Random slogan on the wall of a construction site. Not sure what this even means.


Playing with pipes at a specialty shop along Sothearos.


Man sharpening knives.


strange ancient furniture

A store claiming to sell “strange” and “ancient” furniture. Not really.


Scavenging for bottles to recycle outside a beer garden.

glass case

Transporting a glass case. Disaster waiting to happen.




Car washer taking a break.



Squatters’ tenements near St. 294.

street sign

Street sign in need of some maintenance.


Cars are usually left in neutral so they can be pushed to new parking spots.


Traffic at dusk.


More from Sothearos Boulevard here.

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bad karma

I know Cambodia doesn’t have public bathrooms, but seriously:

bad karma

On Angkor Wat? Your most treasured national monument? Can’t you duck in the jungle or find a tree or something?

C’mon, man. Not in front of the tourists.

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32 sothearos

This relic of French Indochina is one of Phnom Penh’s most photographed buildings. It’s also a bit of a mystery. Built in the 1920’s when the capital was dubbed the “Pearl of Asia,” the mansion is one of Phnom Penh’s few surviving colonial buildings. 32 Sothearos Boulevard doesn’t have a name or a recorded history, and most people refer to it as something along the lines of “that old colonial building.” A perfect example of urban decay.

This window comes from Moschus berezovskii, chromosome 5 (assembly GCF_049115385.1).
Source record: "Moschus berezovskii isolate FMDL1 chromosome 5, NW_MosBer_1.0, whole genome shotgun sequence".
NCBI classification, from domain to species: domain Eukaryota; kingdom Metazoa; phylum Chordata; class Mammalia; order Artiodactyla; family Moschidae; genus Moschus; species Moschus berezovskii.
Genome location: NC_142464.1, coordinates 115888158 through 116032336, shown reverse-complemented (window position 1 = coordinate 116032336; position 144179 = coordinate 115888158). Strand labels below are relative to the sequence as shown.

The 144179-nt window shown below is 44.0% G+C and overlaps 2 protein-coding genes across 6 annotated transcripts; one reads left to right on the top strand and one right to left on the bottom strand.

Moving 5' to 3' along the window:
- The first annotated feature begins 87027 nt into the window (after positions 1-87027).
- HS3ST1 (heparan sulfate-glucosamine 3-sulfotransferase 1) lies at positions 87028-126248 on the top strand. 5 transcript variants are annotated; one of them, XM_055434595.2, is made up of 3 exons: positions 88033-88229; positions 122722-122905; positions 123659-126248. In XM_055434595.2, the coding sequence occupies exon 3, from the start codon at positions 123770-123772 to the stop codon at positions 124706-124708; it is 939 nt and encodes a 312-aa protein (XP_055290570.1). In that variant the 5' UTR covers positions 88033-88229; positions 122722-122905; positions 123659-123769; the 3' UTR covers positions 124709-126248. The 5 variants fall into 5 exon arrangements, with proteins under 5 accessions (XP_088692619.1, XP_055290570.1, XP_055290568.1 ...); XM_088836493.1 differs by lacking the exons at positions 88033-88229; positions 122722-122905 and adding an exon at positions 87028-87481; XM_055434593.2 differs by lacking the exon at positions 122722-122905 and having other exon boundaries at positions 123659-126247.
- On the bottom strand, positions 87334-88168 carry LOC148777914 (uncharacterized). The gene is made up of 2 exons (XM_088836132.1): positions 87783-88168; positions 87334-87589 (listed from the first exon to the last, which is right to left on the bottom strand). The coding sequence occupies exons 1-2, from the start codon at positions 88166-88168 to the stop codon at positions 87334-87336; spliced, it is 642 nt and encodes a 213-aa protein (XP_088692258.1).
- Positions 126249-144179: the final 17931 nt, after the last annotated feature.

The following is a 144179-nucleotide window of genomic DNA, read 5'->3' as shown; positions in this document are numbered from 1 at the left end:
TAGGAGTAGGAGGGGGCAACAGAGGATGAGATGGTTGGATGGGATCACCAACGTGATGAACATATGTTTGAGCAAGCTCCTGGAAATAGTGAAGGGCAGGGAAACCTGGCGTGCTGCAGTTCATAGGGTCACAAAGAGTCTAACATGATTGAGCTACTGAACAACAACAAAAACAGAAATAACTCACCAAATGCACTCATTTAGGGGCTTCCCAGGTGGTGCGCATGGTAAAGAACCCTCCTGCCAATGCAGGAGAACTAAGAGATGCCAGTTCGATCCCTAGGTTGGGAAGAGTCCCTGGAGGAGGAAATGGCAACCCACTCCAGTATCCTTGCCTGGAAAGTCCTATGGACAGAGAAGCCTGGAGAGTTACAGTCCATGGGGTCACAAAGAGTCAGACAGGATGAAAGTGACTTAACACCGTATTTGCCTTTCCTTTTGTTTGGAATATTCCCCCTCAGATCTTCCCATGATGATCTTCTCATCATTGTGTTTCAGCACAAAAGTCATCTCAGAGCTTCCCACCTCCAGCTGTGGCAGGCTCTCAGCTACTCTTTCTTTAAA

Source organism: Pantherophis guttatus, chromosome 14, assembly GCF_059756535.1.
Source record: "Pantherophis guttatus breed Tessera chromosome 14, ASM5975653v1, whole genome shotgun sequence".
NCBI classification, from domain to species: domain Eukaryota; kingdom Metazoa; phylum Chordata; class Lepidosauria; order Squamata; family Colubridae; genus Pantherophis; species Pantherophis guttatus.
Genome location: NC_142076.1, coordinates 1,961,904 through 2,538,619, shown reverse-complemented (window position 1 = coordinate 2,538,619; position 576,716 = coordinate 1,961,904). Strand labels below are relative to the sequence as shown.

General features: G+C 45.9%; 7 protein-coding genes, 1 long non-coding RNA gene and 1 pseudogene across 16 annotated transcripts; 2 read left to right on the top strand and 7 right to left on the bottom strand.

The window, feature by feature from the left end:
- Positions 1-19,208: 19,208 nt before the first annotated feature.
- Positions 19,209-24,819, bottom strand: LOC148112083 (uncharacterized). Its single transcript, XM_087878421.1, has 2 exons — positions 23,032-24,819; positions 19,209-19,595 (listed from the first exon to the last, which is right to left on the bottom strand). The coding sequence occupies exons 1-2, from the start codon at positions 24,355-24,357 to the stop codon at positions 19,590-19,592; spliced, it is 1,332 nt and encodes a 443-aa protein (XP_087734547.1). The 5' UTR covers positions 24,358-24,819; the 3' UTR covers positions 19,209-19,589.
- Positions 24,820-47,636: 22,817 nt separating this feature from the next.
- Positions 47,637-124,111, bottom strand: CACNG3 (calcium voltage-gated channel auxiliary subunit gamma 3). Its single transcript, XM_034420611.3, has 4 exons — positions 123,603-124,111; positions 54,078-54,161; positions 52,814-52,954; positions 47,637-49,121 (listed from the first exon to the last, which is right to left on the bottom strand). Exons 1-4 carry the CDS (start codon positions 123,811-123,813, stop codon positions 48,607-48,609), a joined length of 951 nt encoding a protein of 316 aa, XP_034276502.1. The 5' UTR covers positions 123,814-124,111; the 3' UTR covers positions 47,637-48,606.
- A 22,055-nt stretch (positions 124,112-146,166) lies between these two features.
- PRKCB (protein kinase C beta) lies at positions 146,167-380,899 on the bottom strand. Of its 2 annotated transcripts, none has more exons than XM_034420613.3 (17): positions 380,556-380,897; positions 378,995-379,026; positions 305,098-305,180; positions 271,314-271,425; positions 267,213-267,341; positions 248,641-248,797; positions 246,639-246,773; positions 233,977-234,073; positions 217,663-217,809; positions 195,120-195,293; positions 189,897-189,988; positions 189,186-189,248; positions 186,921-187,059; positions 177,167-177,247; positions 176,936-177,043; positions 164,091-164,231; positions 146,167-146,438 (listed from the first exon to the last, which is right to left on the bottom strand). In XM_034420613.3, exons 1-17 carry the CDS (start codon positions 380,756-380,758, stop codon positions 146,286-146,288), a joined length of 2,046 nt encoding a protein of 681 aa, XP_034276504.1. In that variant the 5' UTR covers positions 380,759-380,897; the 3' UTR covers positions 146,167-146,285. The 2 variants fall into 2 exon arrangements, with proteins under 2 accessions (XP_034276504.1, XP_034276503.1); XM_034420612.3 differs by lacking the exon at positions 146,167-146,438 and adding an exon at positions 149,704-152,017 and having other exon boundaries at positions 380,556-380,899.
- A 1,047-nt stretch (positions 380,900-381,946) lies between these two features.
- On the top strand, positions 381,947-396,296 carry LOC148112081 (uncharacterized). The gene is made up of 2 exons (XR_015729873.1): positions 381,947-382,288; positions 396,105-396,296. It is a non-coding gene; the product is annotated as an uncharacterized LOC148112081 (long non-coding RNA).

colonial building

Decades of war, neglect, and decay have all taken their toll.


I had photographed the building a while back, and always wanted to go inside for a more in-depth exploration.


The rent-a-cop lounging at the entrance was more interested in watching the clouds than keeping me from poking around for a while. His indifference was a little disappointing as it took away the usual thrill of infiltrating an abandoned building. The German tourist I ran into inside also didn’t help.


All sorts of random stuff cluttered the first floor: tools, drying clothes, chairs, bags of cement, a microwave. The second floor was apparently the living quarters for the handful of construction workers that wandered about, oblivious to my presence.


Each room seemed to have a single chair in it.

2nd floor

2nd floor

english lesson

Most abandoned buildings tend to attract graffiti, and this was no exception. Here’s an English lesson on verbs, written on a bathroom wall.


The FCC recently purchased the building, and renovation is almost underway to transform it into a 24-room faux-colonial luxury hotel complete with pool and French bistro. Construction is supposed to start mid-2008. Preservationists must love this, but I hoped it would be turned into something more people could enjoy. At least it won’t be torn down.


Rest of the Flickr set here

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Some black & white experiments with the temples of Angkor:

ta prohm

ta prohm






Full set here.

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Conversation with Nhean Pov at Wat Langka, Phnom Penh

nhean pov

nhean pov

nhean pov

nhean pov

nhean pov

nhean pov